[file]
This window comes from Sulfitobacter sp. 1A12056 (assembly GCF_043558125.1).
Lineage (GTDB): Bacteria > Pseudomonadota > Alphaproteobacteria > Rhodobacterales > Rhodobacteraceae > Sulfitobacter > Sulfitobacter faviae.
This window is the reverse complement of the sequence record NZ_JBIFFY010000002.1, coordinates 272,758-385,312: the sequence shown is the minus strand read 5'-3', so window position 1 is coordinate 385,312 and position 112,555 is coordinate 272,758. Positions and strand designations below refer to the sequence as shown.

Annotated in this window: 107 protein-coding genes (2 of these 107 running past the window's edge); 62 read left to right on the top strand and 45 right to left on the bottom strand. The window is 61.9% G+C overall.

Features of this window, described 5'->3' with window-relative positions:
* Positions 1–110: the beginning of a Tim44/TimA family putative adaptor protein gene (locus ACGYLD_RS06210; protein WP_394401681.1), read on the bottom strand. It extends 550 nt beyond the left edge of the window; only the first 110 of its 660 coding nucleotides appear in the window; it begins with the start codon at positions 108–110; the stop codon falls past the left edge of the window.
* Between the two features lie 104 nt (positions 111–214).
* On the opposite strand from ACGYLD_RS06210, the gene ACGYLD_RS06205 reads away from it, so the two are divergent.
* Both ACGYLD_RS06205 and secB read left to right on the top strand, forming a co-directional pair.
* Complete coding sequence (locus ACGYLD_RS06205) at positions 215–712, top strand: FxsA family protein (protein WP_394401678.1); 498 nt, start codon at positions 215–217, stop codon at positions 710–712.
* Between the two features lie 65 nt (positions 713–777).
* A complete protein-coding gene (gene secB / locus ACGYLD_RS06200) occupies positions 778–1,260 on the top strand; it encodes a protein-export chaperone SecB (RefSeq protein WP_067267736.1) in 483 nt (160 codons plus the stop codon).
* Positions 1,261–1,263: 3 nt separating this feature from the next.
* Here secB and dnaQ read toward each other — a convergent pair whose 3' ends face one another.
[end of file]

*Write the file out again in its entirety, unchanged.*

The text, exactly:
This window comes from Sulfitobacter sp. 1A12056 (assembly GCF_043558125.1).
Lineage (GTDB): Bacteria > Pseudomonadota > Alphaproteobacteria > Rhodobacterales > Rhodobacteraceae > Sulfitobacter > Sulfitobacter faviae.
This window is the reverse complement of the sequence record NZ_JBIFFY010000002.1, coordinates 272,758-385,312: the sequence shown is the minus strand read 5'-3', so window position 1 is coordinate 385,312 and position 112,555 is coordinate 272,758. Positions and strand designations below refer to the sequence as shown.

Annotated in this window: 107 protein-coding genes (2 of these 107 running past the window's edge); 62 read left to right on the top strand and 45 right to left on the bottom strand. The window is 61.9% G+C overall.

Features of this window, described 5'->3' with window-relative positions:
* Positions 1–110: the beginning of a Tim44/TimA family putative adaptor protein gene (locus ACGYLD_RS06210; protein WP_394401681.1), read on the bottom strand. It extends 550 nt beyond the left edge of the window; only the first 110 of its 660 coding nucleotides appear in the window; it begins with the start codon at positions 108–110; the stop codon falls past the left edge of the window.
* Between the two features lie 104 nt (positions 111–214).
* On the opposite strand from ACGYLD_RS06210, the gene ACGYLD_RS06205 reads away from it, so the two are divergent.
* Both ACGYLD_RS06205 and secB read left to right on the top strand, forming a co-directional pair.
* Complete coding sequence (locus ACGYLD_RS06205) at positions 215–712, top strand: FxsA family protein (protein WP_394401678.1); 498 nt, start codon at positions 215–217, stop codon at positions 710–712.
* Between the two features lie 65 nt (positions 713–777).
* A complete protein-coding gene (gene secB / locus ACGYLD_RS06200) occupies positions 778–1,260 on the top strand; it encodes a protein-export chaperone SecB (RefSeq protein WP_067267736.1) in 483 nt (160 codons plus the stop codon).
* Positions 1,261–1,263: 3 nt separating this feature from the next.
* Here secB and dnaQ read toward each other — a convergent pair whose 3' ends face one another.